Blog > Living with Handel
by William Cole | August 23rd, 2013

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Handel

Handel

Bach : Saint John Passion
Part I: Chorale: Herr, unser Herrscher (Chorus)


I am for the first time in my life living with Handel. I lived with Bach earlier this year, when I was involved in performances of his St John Passion at Clare College, Cambridge and with the Aurora Orchestra in London. The narrative power, rich musical and textual symbolism and stylistic range of that work (the choruses range from violent turba shouts to the final lullaby, Ruht Wohl) is remarkable. The depth of meaning of the Passion texts is reflected by Bach in extraordinary precision and detail; my solo aria in our performance, Betrache, Meine Seel, follows an extraordinary, twisted sequence of harmonies responding with intense dissonance and resolution to each word of aria’s text. The consequence of this is that Bach’s music, especially his vocal music, tends to permeate your mind while you are rehearsing and performing them. The seemingly all-encompassing sphere of reference of Bach’s great choral works results, if you’re not careful, in you seeing the whole world through the prism of Bach’s musical universe.

Lars Ulrik Mortensen

Lars Ulrik Mortensen

So I’m interested to see whether the same happens with Handel, as I write this after the first concert of a European tour of his choral music with the Clare College Choir and European Union Baroque Orchestra, Of course it won’t – there’s a profound difference in musical language between the two men. There’s often a literal one too. Bach set German Lutheran texts, whereas Handel, born in Germany, is one of the greatest setters of the English language we have. That difference in language is perhaps a gateway into their differing achievements. Much of Bach’s music is bound up with the ideas and beliefs of the Lutheran church, designed to look towards heaven and to transcend our earthly lives. Bach’s low-profile personal situation amongst the poor and needy of Leipzig is relevant here too. But Handel was a composer for the opera house and the royal occasion. He portrayed and celebrated the characters of his operas as humans independent of their religious attitudes – indeed their setting in ancient times serves to remove the religious question altogether. Above all his music is profoundly celebratory, humanist and down to earth.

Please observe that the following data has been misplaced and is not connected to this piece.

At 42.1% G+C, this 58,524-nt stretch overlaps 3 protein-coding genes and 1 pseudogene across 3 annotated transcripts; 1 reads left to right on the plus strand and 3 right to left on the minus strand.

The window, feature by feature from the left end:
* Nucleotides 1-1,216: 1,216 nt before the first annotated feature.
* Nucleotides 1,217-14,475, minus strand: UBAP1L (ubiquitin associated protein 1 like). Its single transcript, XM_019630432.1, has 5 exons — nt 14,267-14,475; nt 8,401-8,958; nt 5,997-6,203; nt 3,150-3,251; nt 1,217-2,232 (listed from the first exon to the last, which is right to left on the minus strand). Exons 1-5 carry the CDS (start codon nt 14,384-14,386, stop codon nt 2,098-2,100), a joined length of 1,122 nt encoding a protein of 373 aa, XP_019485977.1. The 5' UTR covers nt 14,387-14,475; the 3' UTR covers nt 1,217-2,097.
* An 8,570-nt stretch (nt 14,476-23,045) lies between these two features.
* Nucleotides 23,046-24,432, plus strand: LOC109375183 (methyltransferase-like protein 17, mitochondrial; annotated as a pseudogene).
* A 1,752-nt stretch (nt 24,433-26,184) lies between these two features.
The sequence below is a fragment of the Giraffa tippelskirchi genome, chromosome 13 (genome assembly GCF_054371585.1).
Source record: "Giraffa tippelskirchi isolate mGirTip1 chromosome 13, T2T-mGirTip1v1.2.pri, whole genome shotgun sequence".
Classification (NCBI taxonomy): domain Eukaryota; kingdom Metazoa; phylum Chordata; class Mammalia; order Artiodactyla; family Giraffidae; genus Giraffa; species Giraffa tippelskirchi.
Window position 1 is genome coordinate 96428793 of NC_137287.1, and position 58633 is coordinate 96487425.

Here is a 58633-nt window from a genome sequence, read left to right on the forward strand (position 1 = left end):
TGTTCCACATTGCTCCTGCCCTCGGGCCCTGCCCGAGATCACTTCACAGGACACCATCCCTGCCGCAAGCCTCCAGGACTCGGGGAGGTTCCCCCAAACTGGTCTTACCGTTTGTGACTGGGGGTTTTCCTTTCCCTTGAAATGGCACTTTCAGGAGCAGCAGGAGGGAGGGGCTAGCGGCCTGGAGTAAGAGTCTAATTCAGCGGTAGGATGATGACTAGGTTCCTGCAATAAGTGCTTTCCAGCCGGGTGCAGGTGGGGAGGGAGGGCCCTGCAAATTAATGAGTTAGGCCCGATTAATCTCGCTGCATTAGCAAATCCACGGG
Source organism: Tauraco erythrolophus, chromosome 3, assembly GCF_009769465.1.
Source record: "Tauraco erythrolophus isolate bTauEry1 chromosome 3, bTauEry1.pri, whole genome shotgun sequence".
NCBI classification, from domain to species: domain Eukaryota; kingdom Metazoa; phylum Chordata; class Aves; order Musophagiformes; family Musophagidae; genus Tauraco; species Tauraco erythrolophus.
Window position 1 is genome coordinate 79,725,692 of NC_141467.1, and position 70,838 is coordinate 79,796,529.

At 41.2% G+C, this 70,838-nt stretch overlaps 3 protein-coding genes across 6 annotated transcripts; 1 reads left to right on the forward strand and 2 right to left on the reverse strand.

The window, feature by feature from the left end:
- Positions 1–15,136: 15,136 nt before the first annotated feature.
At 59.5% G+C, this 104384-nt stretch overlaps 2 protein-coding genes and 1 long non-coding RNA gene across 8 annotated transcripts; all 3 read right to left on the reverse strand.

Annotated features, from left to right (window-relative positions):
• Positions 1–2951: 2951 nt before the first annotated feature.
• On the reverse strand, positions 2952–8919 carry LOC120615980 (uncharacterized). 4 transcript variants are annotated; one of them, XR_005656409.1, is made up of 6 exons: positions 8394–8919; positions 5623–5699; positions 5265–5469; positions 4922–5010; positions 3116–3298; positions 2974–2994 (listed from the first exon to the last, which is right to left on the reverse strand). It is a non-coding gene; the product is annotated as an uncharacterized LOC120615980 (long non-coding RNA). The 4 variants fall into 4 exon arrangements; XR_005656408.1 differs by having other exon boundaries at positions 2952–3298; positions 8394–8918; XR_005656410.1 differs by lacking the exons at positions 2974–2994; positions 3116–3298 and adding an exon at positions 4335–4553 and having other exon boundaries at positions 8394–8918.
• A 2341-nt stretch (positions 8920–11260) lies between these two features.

Handel : Zadok the Priest, HWV 258

Saint-Walbaurgakerk in Bruges

Saint-Walbaurgakerk in Bruges

The differences between Handel and Bach have led today to a degree of polarisation of the two men, with many people coming down on the side of Bach. We celebrate his profundity and density (both musical and metaphysical) and he has retrospectively become a central figure in a musical tradition that seeks visionary figures and transcendent art. This is tough on Handel. I have only lived with him for a few weeks, but I have already been thrilled by Handel’s ear for sonority and his sheer physical enjoyment in creating sound. We might usefully compare here the opening chorus of the St John Passion, Herr, unser Herrscher and the opening of Handel’s famous Zadok the Priest, one of the anthems he wrote for the coronation of George II of England. Bach’s orchestral introduction is multi-layered, a series of piquant wind dissonances riding on churning strings and a driving bass line. It leads to a lengthy chorus, lasting eight minutes or so, in rich counterpoint. Handel’s introduction is much simpler. A basic violin figure remains essentially unchanged over a long harmonic sequence. After a number of bars and a turn to the minor, the harmony shifts back to D major and leads into one of Handel’s most famous and memorable inspirations, a massed chorus singing the opening line of the anthem as one voice. What they sing looks unremarkable on the page: ‘Zadok the priest and Nathan the prophet anointed Solomon king.’ The harmony isn’t particularly special on paper, just simple chords and cadences. But the sheer sound is overwhelming, the gesture perfectly tuned to express human celebration and grandeur. This opening is a great example of Handel’s musical achievement, in which the physical action of playing and singing becomes the substance of the music itself. It is visceral, powerfully related to our daily experience and totally unforgettable.

So I am thrilled to be spending this time with Handel. As performers of Bach, we are often left feeling that we have merely attempted to summit the mountain. We are in some sense condemned to fail; we can only get so close. But Handel, it seems, is fundamentally inclusive music – we are all invited to join the party. So I have a new ambition to spread the good news of Handel’s music. We all know Bach’s great choral works – the Passions, the Christmas Oratorio and the Mass in B Minor. But Handel’s odes, anthems and oratorios have as much to offer us, and celebrate humanity not through the medium of the Protestant faith but with immediacy, simplicity and joy.

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